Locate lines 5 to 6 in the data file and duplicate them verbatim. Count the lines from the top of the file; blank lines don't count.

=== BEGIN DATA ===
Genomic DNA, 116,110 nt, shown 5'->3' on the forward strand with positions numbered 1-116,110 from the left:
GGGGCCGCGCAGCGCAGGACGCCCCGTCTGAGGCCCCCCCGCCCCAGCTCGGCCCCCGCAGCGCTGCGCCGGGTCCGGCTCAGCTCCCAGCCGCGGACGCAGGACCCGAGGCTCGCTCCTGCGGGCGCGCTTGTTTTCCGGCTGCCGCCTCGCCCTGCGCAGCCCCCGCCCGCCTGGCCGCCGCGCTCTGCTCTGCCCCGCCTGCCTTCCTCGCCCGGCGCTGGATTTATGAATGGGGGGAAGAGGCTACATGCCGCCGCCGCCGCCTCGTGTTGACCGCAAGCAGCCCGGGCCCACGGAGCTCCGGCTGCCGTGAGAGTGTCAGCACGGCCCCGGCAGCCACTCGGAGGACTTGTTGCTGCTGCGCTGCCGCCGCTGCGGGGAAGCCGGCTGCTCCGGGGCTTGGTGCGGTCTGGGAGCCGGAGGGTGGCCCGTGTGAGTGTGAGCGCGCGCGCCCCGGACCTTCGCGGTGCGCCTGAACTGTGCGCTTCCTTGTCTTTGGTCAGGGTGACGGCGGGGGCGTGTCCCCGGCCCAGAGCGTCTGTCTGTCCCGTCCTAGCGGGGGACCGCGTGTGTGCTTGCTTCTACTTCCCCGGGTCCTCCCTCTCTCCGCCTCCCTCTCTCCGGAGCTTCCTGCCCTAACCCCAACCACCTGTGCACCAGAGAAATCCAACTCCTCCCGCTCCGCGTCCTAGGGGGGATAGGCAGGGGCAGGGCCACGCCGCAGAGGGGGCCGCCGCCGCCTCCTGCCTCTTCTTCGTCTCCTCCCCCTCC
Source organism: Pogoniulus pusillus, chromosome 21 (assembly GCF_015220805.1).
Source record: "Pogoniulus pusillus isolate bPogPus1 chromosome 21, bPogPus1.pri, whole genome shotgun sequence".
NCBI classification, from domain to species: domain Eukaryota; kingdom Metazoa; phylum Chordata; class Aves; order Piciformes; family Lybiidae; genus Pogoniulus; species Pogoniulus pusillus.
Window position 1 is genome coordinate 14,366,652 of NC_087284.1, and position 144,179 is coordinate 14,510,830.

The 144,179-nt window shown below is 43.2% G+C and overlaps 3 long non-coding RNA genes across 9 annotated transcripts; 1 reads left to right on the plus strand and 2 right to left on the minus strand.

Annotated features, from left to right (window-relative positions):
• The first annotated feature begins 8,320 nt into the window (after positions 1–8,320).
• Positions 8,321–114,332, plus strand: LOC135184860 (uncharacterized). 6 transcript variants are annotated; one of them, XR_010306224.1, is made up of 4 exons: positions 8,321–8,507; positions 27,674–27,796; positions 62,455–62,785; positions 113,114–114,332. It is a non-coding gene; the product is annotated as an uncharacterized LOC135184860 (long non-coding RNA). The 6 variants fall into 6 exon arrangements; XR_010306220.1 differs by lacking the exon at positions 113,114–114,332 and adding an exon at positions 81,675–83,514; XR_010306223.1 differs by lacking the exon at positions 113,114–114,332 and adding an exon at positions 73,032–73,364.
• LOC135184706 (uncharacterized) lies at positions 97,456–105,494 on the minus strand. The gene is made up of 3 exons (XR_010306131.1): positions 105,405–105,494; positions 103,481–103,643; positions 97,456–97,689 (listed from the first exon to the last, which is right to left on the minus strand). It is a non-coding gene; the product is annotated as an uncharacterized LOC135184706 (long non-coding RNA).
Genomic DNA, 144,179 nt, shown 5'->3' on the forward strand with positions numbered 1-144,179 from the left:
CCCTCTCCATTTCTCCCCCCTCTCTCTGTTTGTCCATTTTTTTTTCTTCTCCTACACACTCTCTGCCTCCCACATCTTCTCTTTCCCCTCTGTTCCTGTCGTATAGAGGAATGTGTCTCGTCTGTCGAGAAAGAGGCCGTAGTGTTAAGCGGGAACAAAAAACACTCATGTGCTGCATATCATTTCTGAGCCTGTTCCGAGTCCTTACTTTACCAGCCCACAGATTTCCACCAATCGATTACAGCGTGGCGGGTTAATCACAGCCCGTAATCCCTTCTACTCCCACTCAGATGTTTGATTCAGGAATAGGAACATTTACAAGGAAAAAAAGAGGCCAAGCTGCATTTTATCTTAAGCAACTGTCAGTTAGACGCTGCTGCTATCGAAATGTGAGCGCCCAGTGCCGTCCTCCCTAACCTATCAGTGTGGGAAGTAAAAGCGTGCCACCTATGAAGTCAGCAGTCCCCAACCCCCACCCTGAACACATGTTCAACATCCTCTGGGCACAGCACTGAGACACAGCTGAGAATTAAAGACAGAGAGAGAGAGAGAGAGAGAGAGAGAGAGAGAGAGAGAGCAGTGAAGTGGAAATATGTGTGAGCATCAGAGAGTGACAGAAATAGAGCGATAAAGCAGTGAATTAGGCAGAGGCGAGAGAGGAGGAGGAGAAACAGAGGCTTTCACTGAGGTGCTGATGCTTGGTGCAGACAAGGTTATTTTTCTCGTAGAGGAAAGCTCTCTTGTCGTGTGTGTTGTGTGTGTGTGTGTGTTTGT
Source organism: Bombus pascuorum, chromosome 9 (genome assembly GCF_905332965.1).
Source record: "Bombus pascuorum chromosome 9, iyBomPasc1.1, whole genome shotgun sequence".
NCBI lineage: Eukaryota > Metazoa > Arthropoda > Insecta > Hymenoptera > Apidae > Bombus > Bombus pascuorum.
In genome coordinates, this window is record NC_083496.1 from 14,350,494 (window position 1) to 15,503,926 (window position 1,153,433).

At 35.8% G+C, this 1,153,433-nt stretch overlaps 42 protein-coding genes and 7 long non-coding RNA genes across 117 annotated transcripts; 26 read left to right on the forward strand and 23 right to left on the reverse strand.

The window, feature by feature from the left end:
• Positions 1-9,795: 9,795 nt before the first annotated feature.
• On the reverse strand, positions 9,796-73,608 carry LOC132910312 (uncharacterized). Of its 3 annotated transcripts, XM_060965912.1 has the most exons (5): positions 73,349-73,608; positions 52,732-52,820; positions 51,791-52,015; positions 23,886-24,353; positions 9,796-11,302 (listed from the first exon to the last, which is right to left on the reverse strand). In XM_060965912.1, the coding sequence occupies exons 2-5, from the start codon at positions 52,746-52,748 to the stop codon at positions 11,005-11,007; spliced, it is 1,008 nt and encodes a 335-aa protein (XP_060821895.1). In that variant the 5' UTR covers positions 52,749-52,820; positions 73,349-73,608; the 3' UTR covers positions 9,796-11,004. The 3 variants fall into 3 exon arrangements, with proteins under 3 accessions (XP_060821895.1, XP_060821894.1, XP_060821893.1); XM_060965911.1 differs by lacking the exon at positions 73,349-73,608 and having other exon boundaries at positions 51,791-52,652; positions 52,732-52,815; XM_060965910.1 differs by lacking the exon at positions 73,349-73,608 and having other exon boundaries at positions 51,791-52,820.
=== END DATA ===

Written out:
NCBI classification, from domain to species: domain Eukaryota; kingdom Metazoa; phylum Chordata; class Aves; order Piciformes; family Lybiidae; genus Pogoniulus; species Pogoniulus pusillus.
Window position 1 is genome coordinate 14,366,652 of NC_087284.1, and position 144,179 is coordinate 14,510,830.